U.S. Department of Energy Office of Biological and Environmental Research

BER Research Highlights


Office of Science Researcher's Model is Featured on the Front Cover of the Journal Cell
Published: January 28, 2008
Posted: February 20, 2008

A significant step in the development of the field of systems biology, marking the first time researchers have systematically perturbed and accurately predicted a cell's dynamics at the genome scale (for most of the thousands of components in the cell), has been acknowledged by a cover in the prestigious journal Cell. DOE support of a team of biologists led by Nitin Baliga at the Institute for Systems Biology in Seattle, WA, has enabled development of a model mapping a significant number of the circuits that control the biological activities of a whole free living organism, Halobacterium salinarium NRC-1. This detailed model of the pathways that allow the cell to function was extracted by carefully selected experiments involving genetic and environment perturbations and development of algorithms. The result was a model that was able to predict how over 80 percent of the total genome (several thousand genes) responded to stimuli over time, dynamically rearranging the cell's makeup to meet environmental stresses. It is a valuable step in the ultimate goal of in silico prediction of cell behavior with its obvious potential for biofuels and pharmaceuticals. The study represents an important partnership between biologists and computer scientists that now provides experimental, algorithmic and software infrastructure for others to apply this approach to new organisms.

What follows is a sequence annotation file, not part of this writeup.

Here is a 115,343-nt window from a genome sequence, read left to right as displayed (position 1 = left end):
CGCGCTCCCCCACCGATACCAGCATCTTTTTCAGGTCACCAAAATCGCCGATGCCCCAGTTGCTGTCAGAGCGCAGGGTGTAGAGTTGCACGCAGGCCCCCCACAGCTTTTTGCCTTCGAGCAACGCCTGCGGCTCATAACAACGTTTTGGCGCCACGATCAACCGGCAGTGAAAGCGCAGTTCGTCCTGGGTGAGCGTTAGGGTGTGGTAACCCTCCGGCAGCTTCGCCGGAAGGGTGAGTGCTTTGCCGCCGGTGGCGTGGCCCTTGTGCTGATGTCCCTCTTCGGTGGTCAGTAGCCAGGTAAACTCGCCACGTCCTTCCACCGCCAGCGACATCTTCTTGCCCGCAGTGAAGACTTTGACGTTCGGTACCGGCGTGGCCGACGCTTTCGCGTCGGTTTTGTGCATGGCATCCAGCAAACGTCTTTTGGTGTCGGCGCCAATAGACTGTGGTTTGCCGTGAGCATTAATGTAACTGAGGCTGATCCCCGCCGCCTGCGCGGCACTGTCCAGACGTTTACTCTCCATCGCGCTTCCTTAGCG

Contact: Arthur Katz, SC-23.2, (301) 903-4932; Susan Gregurick, SC-23.2, (301) 903-7672
Topic Areas:

  • Research Area: Genomic Analysis and Systems Biology
  • Research Area: Microbes and Communities
  • Research Area: Sustainable Biofuels and Bioproducts
  • Research Area: Computational Biology, Bioinformatics, Modeling
  • Legacy: Medical Applications

Division: SC-23.2 Biological Systems Science Division, BER
      (formerly SC-23.2 Medical Sciences Division, OBER)

 

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